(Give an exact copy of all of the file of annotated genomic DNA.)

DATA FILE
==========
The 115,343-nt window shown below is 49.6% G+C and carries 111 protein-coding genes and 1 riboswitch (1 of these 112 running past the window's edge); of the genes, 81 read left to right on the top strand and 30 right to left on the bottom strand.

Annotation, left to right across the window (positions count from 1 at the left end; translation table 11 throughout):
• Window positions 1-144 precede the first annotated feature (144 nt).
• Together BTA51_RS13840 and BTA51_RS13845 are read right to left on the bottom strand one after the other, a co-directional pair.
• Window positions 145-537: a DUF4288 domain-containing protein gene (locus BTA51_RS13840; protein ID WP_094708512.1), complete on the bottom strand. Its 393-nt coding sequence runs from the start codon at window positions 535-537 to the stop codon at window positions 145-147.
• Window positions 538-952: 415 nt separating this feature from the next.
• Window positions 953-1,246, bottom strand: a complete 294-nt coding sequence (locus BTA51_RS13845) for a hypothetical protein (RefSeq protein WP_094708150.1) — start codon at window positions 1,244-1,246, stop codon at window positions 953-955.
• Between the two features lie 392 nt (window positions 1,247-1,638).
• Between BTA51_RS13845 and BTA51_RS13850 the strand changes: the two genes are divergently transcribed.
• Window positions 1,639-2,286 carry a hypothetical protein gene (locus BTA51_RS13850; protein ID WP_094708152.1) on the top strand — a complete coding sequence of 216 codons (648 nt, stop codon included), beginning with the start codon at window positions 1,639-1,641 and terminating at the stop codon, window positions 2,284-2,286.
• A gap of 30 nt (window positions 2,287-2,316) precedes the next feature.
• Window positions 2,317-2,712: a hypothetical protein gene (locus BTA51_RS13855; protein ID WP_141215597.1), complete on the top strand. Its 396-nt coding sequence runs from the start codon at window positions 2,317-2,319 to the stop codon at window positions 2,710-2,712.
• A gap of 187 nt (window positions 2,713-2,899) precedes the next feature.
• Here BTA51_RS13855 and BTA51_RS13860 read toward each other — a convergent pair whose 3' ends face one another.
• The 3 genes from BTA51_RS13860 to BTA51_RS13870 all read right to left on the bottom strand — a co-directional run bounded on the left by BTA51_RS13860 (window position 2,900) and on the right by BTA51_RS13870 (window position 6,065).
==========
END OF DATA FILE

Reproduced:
The 115,343-nt window shown below is 49.6% G+C and carries 111 protein-coding genes and 1 riboswitch (1 of these 112 running past the window's edge); of the genes, 81 read left to right on the top strand and 30 right to left on the bottom strand.

Annotation, left to right across the window (positions count from 1 at the left end; translation table 11 throughout):
• Window positions 1-144 precede the first annotated feature (144 nt).
• Together BTA51_RS13840 and BTA51_RS13845 are read right to left on the bottom strand one after the other, a co-directional pair.
• Window positions 145-537: a DUF4288 domain-containing protein gene (locus BTA51_RS13840; protein ID WP_094708512.1), complete on the bottom strand. Its 393-nt coding sequence runs from the start codon at window positions 535-537 to the stop codon at window positions 145-147.
• Window positions 538-952: 415 nt separating this feature from the next.
• Window positions 953-1,246, bottom strand: a complete 294-nt coding sequence (locus BTA51_RS13845) for a hypothetical protein (RefSeq protein WP_094708150.1) — start codon at window positions 1,244-1,246, stop codon at window positions 953-955.
• Between the two features lie 392 nt (window positions 1,247-1,638).
• Between BTA51_RS13845 and BTA51_RS13850 the strand changes: the two genes are divergently transcribed.
• Window positions 1,639-2,286 carry a hypothetical protein gene (locus BTA51_RS13850; protein ID WP_094708152.1) on the top strand — a complete coding sequence of 216 codons (648 nt, stop codon included), beginning with the start codon at window positions 1,639-1,641 and terminating at the stop codon, window positions 2,284-2,286.
• A gap of 30 nt (window positions 2,287-2,316) precedes the next feature.
• Window positions 2,317-2,712: a hypothetical protein gene (locus BTA51_RS13855; protein ID WP_141215597.1), complete on the top strand. Its 396-nt coding sequence runs from the start codon at window positions 2,317-2,319 to the stop codon at window positions 2,710-2,712.
• A gap of 187 nt (window positions 2,713-2,899) precedes the next feature.
• Here BTA51_RS13855 and BTA51_RS13860 read toward each other — a convergent pair whose 3' ends face one another.
• The 3 genes from BTA51_RS13860 to BTA51_RS13870 all read right to left on the bottom strand — a co-directional run bounded on the left by BTA51_RS13860 (window position 2,900) and on the right by BTA51_RS13870 (window position 6,065).